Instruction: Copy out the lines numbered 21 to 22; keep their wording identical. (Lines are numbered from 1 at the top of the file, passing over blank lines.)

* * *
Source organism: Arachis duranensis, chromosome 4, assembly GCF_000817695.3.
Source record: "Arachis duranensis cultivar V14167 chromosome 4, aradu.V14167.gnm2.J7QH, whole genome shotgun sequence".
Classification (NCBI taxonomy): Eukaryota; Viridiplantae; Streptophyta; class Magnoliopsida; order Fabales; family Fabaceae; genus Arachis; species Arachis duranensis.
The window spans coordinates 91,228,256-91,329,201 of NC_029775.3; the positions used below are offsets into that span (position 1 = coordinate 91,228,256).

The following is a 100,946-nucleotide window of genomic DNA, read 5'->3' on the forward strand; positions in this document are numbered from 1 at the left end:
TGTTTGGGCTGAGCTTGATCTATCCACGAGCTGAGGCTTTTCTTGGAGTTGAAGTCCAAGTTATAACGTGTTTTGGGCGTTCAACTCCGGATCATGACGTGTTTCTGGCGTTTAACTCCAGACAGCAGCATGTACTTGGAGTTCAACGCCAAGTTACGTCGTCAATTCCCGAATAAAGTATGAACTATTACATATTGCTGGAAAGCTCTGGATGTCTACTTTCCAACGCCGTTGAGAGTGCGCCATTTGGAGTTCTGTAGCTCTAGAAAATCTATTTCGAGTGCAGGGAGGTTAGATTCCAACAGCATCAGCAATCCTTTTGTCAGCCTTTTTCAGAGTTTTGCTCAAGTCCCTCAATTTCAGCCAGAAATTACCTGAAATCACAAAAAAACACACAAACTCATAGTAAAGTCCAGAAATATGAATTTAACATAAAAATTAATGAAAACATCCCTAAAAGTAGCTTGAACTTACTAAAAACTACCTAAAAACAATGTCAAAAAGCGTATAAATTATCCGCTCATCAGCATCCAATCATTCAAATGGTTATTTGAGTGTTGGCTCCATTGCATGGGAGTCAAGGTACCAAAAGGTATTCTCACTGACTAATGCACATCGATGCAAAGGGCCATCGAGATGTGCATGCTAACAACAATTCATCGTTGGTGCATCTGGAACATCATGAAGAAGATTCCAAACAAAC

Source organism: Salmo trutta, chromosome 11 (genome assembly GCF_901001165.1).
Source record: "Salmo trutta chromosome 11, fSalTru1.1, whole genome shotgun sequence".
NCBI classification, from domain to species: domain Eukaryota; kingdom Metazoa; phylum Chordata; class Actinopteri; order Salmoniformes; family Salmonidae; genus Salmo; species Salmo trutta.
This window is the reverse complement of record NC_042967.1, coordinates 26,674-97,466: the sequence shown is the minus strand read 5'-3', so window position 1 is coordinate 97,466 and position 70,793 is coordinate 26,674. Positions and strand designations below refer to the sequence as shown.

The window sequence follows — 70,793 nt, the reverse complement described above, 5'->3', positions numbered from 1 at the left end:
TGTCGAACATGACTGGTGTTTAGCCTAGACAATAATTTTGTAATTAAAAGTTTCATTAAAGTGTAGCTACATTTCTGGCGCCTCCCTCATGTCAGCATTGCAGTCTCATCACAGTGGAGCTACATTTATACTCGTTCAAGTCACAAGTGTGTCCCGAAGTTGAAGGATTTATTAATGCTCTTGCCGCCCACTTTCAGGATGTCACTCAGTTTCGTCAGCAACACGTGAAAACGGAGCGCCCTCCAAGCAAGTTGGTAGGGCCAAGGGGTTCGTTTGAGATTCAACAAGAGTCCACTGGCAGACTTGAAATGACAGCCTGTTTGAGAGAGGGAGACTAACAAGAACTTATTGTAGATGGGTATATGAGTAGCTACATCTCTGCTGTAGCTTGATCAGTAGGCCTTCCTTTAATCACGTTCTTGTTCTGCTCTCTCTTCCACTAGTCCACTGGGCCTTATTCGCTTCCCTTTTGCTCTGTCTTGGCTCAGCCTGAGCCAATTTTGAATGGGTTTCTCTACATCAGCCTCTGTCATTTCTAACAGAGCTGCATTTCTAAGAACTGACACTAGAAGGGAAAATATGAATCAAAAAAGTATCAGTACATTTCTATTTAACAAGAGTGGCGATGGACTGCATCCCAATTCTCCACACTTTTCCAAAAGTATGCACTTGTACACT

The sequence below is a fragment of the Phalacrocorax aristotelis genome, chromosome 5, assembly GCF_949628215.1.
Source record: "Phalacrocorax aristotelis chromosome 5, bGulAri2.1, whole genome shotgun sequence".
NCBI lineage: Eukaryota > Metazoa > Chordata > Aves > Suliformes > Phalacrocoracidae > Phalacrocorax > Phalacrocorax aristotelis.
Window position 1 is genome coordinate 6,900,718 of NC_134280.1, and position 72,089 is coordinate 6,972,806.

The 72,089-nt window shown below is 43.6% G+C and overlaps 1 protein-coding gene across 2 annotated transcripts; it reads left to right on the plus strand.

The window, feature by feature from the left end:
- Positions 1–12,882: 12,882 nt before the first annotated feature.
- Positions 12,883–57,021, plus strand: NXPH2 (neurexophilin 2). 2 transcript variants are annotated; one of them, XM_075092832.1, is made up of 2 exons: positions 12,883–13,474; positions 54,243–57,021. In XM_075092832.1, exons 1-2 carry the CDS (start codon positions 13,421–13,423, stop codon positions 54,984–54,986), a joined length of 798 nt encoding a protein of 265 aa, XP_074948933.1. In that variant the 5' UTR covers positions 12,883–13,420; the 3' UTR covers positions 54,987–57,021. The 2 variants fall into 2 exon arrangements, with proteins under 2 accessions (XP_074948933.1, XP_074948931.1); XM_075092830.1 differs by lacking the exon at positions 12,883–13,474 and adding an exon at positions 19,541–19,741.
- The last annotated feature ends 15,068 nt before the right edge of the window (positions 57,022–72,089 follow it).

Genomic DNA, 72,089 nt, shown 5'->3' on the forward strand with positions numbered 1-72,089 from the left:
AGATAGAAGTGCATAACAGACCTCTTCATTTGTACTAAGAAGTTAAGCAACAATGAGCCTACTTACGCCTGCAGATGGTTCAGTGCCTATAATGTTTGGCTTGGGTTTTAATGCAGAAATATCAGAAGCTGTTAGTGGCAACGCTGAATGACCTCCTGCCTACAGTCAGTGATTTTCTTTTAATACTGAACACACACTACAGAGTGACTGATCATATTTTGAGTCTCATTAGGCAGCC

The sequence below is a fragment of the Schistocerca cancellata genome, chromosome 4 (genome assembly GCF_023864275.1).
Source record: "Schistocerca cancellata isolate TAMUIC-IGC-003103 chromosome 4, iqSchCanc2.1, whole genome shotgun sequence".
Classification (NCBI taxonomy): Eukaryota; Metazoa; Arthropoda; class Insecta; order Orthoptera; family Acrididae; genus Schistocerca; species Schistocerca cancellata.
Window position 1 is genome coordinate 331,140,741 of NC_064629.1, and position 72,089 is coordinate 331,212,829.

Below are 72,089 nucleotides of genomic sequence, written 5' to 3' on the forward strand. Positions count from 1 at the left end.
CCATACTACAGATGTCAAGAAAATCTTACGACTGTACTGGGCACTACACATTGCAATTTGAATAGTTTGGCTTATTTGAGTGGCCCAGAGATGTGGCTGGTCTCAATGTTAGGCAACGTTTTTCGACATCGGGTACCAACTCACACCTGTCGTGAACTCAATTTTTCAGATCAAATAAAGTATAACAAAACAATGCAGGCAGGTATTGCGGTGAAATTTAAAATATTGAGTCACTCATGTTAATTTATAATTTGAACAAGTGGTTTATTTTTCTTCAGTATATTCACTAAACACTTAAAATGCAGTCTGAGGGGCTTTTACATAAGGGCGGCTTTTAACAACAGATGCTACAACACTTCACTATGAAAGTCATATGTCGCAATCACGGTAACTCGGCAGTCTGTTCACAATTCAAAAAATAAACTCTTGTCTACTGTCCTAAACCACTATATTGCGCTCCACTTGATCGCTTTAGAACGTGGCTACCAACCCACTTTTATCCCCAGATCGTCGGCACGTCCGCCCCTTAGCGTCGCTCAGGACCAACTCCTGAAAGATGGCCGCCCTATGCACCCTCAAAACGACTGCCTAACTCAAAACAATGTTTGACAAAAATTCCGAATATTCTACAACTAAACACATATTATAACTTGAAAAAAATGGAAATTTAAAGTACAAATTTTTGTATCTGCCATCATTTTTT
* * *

- The last annotated feature ends 15,068 nt before the right edge of the window (positions 57,022–72,089 follow it).

Genomic DNA, 72,089 nt, shown 5'->3' on the forward strand with positions numbered 1-72,089 from the left: